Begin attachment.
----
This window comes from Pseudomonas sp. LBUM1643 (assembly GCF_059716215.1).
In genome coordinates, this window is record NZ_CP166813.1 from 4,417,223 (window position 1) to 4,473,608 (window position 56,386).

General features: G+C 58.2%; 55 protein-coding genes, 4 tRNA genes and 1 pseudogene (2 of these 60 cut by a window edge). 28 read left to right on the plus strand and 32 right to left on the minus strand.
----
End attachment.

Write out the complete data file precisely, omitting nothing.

This window comes from Pseudomonas sp. LBUM1643 (assembly GCF_059716215.1).
In genome coordinates, this window is record NZ_CP166813.1 from 4,417,223 (window position 1) to 4,473,608 (window position 56,386).

General features: G+C 58.2%; 55 protein-coding genes, 4 tRNA genes and 1 pseudogene (2 of these 60 cut by a window edge). 28 read left to right on the plus strand and 32 right to left on the minus strand.